“Come, I am for no more bawdy houses. Shall’s go hear the vestals sing?”


Act Four, Part One

By Dennis Abrams

la-et-cm-pericles-20130917-001Scenes 15-19 (Act Four):  Gower tells the story of Marina’s passage from girlhood to a beautiful young woman, and how Dionyza grew jealous of her charge, arranging to have the girl murdered by Leonine. (How Snow White!)  But before Leonine can succeed, Marina is kidnapped by pirates (!) and sold into prostitution at Mytilene. There, she resolutely refuses to cooperate with customers (much to the Bawd’s despair), and when the governor Lysimachus appears, she persuades him to help. Pericles, meanwhile, has returned to Tarsus and is told that Marina has died in his absence; he sadly vows to spend the rest of his life in mourning.

The sea and its changeability is one of the predominant themes running through the play, and perhaps the most expressive example of the sea’s changefulness appears on the horrific night of Thaisa’s loss – indeed, is the reason for her apparent death. Marina, “born in a tempest” and named after the ocean that carries away her mother, is even less rooted (if that’s possible) than her father, as she exclaims mournfully to the wicked Queen Dionyza:

The world to me is but a ceaseless storm,

Whirring me from my friends.

(15, 71-2)

After being forced to flee from the court of Cleon and Dionyza (recalling her father) and suffering “death” (recalling her mother), she is kidnapped by pirates before ending up in a brothel.  Of course.  But, cast once again to the mercy of fate (again, recalling her parents), she is nevertheless able to talk her way out through sheer strength of personality; sending her would-be clients away with prayers on their lips (and charity in the hearts), she is so chaste (as her somewhat baffled pimp exclaims), that she would “undo the whole of generation” if she could. (19,13)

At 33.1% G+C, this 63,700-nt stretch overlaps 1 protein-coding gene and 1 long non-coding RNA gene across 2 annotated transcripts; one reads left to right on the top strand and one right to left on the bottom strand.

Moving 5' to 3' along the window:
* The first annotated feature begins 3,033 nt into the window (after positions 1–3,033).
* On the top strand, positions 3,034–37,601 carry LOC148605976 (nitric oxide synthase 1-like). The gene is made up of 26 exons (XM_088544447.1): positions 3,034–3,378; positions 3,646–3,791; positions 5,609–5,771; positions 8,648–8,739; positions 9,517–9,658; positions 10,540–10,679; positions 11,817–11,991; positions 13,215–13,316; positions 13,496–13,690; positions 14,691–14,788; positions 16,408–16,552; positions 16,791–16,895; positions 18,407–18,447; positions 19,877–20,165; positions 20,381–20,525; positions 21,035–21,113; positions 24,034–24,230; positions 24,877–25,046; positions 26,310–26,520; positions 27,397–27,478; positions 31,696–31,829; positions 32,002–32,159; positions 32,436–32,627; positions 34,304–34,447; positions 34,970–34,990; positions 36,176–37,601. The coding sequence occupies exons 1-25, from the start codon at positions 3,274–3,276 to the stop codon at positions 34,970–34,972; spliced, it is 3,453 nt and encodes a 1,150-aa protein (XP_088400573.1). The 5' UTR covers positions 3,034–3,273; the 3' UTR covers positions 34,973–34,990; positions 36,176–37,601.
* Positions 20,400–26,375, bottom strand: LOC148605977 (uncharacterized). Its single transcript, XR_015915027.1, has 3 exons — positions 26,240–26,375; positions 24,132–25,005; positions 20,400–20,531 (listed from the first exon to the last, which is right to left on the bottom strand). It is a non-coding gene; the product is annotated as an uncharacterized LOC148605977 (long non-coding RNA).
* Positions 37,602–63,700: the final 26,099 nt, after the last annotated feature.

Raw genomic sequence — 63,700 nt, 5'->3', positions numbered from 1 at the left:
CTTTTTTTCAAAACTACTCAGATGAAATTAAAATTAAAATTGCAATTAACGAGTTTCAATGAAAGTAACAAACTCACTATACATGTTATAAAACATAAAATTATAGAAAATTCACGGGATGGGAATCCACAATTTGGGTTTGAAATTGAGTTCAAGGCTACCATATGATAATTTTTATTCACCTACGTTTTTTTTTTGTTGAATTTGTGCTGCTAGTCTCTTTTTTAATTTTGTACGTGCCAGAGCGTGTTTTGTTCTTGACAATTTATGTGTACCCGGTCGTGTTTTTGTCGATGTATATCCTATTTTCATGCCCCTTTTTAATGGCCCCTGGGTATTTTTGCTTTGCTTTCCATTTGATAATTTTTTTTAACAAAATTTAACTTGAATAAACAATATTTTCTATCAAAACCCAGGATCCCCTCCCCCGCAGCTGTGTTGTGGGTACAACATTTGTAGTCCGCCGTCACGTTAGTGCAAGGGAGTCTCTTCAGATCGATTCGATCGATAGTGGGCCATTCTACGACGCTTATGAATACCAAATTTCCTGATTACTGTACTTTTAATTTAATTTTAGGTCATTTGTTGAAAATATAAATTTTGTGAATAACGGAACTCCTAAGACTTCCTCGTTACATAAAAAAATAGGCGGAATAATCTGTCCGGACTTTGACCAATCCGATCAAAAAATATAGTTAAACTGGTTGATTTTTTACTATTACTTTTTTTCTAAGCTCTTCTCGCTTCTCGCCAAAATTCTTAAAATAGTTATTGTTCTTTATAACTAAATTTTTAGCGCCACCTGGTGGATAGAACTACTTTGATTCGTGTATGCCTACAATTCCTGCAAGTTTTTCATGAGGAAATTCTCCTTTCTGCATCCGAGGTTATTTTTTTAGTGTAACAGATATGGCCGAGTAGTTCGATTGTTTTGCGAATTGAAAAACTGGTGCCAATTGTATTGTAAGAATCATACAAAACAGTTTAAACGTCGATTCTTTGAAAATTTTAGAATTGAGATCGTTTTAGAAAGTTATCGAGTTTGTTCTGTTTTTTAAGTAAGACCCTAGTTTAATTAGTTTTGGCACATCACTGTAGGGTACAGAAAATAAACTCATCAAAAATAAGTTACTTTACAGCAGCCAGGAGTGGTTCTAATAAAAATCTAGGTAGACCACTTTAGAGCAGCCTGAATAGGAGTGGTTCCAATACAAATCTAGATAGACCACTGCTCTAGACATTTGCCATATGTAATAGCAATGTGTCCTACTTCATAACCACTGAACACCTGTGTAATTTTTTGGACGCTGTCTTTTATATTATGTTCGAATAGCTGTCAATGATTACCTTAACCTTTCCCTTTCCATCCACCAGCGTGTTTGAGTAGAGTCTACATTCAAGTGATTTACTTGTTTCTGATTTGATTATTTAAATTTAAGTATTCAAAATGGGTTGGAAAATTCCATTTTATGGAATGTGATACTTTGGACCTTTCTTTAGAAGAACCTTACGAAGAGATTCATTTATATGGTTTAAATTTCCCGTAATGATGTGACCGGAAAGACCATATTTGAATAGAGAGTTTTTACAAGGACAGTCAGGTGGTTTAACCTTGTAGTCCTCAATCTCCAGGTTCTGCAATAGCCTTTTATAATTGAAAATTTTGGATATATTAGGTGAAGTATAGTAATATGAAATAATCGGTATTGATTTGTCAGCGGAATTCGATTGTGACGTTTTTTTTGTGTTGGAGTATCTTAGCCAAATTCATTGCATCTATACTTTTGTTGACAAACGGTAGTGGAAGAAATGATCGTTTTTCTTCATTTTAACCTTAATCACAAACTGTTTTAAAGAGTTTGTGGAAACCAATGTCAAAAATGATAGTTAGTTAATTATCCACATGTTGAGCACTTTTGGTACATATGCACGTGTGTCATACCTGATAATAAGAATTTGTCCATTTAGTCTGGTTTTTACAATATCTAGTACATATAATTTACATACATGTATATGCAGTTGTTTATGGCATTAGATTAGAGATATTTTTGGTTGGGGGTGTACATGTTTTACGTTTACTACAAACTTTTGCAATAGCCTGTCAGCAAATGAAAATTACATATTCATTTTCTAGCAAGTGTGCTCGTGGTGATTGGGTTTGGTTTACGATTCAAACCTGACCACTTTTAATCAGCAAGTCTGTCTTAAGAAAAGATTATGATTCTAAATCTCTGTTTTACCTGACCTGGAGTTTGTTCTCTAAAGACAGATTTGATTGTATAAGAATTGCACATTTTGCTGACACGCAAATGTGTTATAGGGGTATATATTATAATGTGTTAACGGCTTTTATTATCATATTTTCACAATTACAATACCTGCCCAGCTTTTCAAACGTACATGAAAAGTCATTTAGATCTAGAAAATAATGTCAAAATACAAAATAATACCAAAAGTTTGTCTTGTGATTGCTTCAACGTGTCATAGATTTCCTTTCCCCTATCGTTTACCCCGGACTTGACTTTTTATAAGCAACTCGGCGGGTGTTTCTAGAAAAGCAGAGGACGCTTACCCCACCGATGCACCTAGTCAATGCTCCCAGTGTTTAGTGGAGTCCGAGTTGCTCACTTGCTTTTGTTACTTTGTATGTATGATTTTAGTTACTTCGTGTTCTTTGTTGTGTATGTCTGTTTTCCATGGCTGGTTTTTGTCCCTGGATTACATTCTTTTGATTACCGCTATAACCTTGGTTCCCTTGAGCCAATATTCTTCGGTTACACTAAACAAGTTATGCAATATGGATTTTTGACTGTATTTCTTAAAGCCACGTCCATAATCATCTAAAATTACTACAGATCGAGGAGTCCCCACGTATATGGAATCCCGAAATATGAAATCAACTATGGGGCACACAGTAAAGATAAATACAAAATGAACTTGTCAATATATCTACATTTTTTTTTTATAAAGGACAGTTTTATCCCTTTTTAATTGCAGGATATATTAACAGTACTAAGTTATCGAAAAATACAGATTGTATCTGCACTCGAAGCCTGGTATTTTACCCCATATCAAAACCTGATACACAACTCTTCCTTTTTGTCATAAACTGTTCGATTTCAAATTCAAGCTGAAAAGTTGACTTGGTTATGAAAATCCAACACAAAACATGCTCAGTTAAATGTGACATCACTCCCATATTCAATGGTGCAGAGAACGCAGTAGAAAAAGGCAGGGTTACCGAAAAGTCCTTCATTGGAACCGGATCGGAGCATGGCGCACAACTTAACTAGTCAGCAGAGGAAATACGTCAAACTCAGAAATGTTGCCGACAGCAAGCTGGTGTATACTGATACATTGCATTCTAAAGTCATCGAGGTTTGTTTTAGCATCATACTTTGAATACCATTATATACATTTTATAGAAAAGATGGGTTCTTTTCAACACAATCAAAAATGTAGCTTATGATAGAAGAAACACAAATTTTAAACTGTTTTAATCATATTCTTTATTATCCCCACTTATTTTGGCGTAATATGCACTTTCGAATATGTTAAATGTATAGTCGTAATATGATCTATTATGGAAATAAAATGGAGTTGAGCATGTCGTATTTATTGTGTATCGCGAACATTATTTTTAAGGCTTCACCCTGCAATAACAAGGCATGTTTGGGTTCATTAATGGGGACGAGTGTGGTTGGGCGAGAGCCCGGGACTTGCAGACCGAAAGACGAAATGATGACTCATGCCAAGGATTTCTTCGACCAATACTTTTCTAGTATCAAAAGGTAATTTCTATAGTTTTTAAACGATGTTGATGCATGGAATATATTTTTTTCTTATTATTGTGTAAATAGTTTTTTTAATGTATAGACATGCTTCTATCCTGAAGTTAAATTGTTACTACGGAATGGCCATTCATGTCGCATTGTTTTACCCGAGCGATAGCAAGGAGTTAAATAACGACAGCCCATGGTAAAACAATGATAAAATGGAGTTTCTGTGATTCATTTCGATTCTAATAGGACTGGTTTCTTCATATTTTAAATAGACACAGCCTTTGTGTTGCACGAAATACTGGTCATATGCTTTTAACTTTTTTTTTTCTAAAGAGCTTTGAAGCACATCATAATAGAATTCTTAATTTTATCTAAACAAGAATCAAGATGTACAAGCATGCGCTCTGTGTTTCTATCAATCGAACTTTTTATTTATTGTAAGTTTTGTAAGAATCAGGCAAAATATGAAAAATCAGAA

From Garber:

pericles“In the center of the play we suddenly find Pericles and Thaisa each inhabiting a wasteland: bereft of wife or husband, bereft of child. Each performs an act of self-abnegation. Thaisa, like the Abbess in the early Comedy of Errors, elects a religious life and becomes a priestess of Diana, the goddess of chastity. Pericles goes into mourning, refusing to cut his hair or beard, and refusing, as well, to say a word. ‘He will not speak,’ says Helicanus. He is ‘[a] man who for this three months hath not spoken/to anyone’ (21.26, 18-19). From what we have seen about the choice of silence in other plays, it is clear that by this refusal Pericles is turning away from life toward a kind of imitative and emblematic death. The man who brought corn and fertility to Tarsus is now himself an infertile king, a sick king in a wasteland, lost in melancholy. In fact, even Marina, the creative spirit who will cure these ills, finds herself temporarily locked into a corrupt and fallen world of brothels, panders, and bawds.

The seasonal energies that animate all of the romances are very close to the surface here. For the pattern that emerges is a familiar mythic story, the classical tale of Ceres and Prosperina, the myth of the lost daughter and the lost harvest. Prosperina, or Persephone, was the daughter of Ceres, or Demeter, the goddess of corn, grain, and harvest. She was stolen away one day by Pluto, god of the underworld, who took her to make her his queen. And Ceres mourned the loss of her daughter, and the crops failed, so that winter came to the land, until Jupiter, king of the gods, promised that he would restore Prosperina to her mother – provided that she had not eaten anything in the underworld. But Prosperina had eaten a few pomegranate seeds, and so for four months of the year – as many months as seeds – she was forced to return to Pluto’s kingdom beneath the earth, and her mother mourned. When Prosperina returned each year, so did spring, and then summer and harvest. The story is thus one of life, death, and rebirth, and also of original sin, like the story of Adam and Eve in Eden, where eating forbidden fruit likewise causes a fall.